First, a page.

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August 2011

Co v e r s t o r y

White Gold

The high demand for frac sand has some aggregate producers seeing dollar signs.

T

B y D a r r e n C o n s ta n t i n o

he latest buzz term in the aggregates industry is "frac sand." This sand product ­ high in silica content ­ is used in the hydraulic fracking process to extract natural gas from deep deposits. A mixture of sand, water and chemicals blasts open the rock, then the sand holds open the fractures so gas can make its way to the surface. Currently, about a quarter of all energy used in the United States is natural gas, and that percentage is expected to grow. High energy prices have made the process of extracting natural gas a profitable business, resulting in frac sand prices that are through the roof. And some aggregate producers are cashing in. If frac sand is the new gold, then the new gold rush is in the Mississippi River Valley areas of Illinois, Wisconsin and Minnesota. According to CBS Local Media, Tony Runkel, Minnesota's chief geologist, said those areas have the potential to turn into a hot spot for frac sand mining. "There's a huge amount. This sandstone layer that they're targeting is very, very extensive," Runkel says. "What's relatively rare is where it occurs ­ in a setting where it's close enough to the land surface that it can be mined in an economically feasible fashion."

One big problem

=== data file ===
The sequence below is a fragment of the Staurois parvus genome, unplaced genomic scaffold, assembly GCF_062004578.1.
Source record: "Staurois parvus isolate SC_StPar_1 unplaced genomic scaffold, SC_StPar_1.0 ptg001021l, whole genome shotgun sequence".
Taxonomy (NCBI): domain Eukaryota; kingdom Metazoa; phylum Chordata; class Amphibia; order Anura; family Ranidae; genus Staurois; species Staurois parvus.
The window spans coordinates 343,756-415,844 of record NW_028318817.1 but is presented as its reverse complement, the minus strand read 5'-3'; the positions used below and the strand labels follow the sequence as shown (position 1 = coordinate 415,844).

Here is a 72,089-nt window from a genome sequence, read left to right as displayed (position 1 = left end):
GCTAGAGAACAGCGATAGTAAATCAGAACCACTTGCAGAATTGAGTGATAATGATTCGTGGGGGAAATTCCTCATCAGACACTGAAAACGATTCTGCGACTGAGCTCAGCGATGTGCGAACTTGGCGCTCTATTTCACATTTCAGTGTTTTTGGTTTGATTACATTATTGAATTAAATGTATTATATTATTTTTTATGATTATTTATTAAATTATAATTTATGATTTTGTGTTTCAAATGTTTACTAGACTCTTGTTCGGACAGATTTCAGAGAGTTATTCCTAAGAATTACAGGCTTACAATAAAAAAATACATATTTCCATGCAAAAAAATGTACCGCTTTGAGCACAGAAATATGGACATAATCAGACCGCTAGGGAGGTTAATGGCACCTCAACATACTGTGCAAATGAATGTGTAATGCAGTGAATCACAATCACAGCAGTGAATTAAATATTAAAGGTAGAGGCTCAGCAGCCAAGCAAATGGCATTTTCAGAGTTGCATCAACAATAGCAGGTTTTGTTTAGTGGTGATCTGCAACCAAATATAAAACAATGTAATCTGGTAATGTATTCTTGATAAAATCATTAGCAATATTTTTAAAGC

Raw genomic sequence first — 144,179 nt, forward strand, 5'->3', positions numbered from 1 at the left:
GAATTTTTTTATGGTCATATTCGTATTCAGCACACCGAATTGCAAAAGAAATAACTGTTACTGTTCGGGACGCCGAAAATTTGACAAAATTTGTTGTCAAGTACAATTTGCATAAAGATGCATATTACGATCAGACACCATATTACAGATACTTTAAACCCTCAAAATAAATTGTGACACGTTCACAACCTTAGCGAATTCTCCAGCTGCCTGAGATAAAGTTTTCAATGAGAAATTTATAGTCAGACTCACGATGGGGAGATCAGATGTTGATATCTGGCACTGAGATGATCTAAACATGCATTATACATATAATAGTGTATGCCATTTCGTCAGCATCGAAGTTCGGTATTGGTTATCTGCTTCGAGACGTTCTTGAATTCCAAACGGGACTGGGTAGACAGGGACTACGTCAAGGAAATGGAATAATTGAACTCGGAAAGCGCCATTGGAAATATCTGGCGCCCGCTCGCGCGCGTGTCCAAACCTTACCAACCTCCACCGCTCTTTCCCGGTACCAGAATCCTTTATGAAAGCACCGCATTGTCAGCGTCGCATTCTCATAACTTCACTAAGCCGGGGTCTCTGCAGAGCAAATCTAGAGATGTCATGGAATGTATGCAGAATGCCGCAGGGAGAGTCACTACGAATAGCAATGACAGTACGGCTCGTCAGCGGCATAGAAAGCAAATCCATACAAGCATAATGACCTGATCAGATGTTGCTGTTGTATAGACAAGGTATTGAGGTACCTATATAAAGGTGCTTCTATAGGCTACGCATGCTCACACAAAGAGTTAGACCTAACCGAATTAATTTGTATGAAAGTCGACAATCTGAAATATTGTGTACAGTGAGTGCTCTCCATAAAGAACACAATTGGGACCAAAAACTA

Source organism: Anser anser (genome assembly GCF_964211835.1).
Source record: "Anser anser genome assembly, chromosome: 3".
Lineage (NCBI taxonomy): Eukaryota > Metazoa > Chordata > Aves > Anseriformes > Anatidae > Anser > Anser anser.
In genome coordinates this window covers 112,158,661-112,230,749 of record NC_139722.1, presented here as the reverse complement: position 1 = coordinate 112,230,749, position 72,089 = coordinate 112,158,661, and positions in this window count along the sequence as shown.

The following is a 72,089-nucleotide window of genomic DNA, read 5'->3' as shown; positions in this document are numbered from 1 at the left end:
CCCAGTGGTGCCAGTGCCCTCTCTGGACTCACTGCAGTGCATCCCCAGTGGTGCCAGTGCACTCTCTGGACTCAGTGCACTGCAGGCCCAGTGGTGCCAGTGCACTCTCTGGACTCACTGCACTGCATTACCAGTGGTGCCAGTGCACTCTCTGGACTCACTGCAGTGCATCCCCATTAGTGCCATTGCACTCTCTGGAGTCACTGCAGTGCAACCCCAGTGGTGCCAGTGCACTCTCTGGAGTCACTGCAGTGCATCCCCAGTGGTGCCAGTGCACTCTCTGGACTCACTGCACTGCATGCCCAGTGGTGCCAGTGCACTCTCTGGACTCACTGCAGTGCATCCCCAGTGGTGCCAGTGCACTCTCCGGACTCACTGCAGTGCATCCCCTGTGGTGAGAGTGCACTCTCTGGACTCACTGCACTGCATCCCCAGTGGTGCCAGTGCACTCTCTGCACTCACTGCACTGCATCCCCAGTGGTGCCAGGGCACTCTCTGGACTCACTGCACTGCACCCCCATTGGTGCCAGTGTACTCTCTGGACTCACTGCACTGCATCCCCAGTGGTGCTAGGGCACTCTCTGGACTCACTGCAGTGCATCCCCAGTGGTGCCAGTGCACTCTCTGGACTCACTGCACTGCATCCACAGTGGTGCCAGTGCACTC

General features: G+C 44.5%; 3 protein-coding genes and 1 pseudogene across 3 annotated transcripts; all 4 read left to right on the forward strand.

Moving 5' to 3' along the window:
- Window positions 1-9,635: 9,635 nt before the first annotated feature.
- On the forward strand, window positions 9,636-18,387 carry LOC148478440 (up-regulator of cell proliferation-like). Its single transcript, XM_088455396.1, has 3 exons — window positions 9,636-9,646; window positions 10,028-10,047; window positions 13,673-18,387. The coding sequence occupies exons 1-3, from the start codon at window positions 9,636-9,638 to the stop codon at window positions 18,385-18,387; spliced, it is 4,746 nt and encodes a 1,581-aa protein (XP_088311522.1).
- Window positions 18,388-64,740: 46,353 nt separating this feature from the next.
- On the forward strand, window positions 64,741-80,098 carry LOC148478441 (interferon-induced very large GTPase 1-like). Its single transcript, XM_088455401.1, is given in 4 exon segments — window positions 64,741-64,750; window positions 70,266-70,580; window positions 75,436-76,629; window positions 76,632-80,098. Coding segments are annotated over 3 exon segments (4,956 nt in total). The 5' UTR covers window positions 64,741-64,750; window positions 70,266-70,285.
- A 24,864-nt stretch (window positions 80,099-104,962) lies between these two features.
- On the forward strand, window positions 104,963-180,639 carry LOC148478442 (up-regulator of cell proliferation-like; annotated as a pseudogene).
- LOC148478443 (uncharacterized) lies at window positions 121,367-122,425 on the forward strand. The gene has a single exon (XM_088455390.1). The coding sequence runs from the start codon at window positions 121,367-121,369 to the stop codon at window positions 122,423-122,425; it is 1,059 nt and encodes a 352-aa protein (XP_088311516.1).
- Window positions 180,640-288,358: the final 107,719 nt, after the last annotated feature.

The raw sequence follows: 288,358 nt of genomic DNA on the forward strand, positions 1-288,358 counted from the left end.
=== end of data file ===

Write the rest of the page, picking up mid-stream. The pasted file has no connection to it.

With the material plentiful and the price high, it sounds like paradise for producers in the area. Unfortunately, there's a catch. Hydraulic fracturing is loaded with controversy, as the process and the chemicals used are reported to be responsible for contaminating

Brian Harvey, operations manager for savage services, holds a handful of frac sand at transFlo's distribution facility in Butler, Pa.

Co v e r S T o r y ground water and creating other environmental problems. One popular video even shows a homeowner putting a lighter to the water pouring out of his kitchen faucet, and the water bursting into flames. Such fears have resulted in a hold on gas exploration in certain areas until further study is done, and New York State lawmakers are also reportedly contemplating a moratorium. Scientific American reports that a new study sampled water from 60 wells and has found evidence for natural gas contamination in those within a kilometer of a new natural gas well. The magazine quotes environmental scientist Robert Jackson of Duke University, who led the study: "Methane concentrations in drinking water were much higher if the homeowner was near an active gas well. We wanted to try and separate fact from emotion." Methane in well water is not unusual; however, by measuring the ratio of radioactive carbon present in the methane contamination, the researchers determined that in drinking water wells near active natural gas wells, the methane was old and therefore fossil natural gas from the Marcellus Shale, rather than more freshly produced methane. "This marks the first time that drinking water contamination has been definitively linked to fracking," says Scientific American. "In fact, concentrations were 17 times higher in those drinking water wells within one kilometer of an active natural gas well than those farther away," the magazine continues. "The U.S. Department of Energy has convened a special task force to improve the safety and environmental impacts of such fracking for natural gas, including how best to dispose of the voluminous wastewater as well as ensuring proper sealing of wells to prevent such groundwater contamination." In the meantime, some aggregate producers are cashing in on the demand for